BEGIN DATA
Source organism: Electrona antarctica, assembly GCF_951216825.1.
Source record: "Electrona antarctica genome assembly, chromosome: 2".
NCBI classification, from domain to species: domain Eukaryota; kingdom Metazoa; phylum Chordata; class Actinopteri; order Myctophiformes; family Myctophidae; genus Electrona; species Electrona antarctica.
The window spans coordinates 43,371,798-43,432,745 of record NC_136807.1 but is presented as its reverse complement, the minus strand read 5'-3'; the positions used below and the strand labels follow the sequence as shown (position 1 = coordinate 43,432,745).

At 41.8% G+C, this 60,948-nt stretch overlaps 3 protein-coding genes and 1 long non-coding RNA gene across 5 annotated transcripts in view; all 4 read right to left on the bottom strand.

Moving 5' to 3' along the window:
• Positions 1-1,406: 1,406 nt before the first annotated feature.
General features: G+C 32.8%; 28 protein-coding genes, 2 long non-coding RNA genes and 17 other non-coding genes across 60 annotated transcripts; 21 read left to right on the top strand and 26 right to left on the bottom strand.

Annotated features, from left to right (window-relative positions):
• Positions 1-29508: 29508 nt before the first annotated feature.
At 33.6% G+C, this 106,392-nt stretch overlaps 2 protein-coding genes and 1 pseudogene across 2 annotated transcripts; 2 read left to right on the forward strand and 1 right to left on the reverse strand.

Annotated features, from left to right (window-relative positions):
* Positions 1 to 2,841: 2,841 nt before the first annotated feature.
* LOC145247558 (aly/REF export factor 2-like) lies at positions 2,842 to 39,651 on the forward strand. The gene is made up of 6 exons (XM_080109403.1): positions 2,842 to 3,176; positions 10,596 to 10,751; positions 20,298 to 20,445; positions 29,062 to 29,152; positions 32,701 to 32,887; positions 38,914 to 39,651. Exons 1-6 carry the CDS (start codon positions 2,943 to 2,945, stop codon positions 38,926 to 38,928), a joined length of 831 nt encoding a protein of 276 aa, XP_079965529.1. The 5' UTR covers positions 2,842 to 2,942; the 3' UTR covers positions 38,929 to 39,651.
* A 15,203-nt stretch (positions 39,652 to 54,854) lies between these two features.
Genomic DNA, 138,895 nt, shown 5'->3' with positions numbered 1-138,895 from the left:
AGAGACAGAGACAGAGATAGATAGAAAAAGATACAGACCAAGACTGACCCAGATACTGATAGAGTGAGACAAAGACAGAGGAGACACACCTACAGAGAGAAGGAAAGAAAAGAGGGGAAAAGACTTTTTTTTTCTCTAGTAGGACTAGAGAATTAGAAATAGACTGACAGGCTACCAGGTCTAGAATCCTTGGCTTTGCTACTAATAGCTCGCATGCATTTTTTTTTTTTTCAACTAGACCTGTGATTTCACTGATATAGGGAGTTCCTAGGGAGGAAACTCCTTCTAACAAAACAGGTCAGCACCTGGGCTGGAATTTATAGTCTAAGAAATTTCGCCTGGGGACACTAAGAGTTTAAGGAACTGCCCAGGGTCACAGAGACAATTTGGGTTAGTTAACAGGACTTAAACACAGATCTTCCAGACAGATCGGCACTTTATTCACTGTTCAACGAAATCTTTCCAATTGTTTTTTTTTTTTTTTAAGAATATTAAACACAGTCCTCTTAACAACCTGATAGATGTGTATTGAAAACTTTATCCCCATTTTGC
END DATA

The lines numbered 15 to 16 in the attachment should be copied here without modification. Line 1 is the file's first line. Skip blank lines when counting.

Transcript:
* A 15,203-nt stretch (positions 39,652 to 54,854) lies between these two features.
Genomic DNA, 138,895 nt, shown 5'->3' with positions numbered 1-138,895 from the left: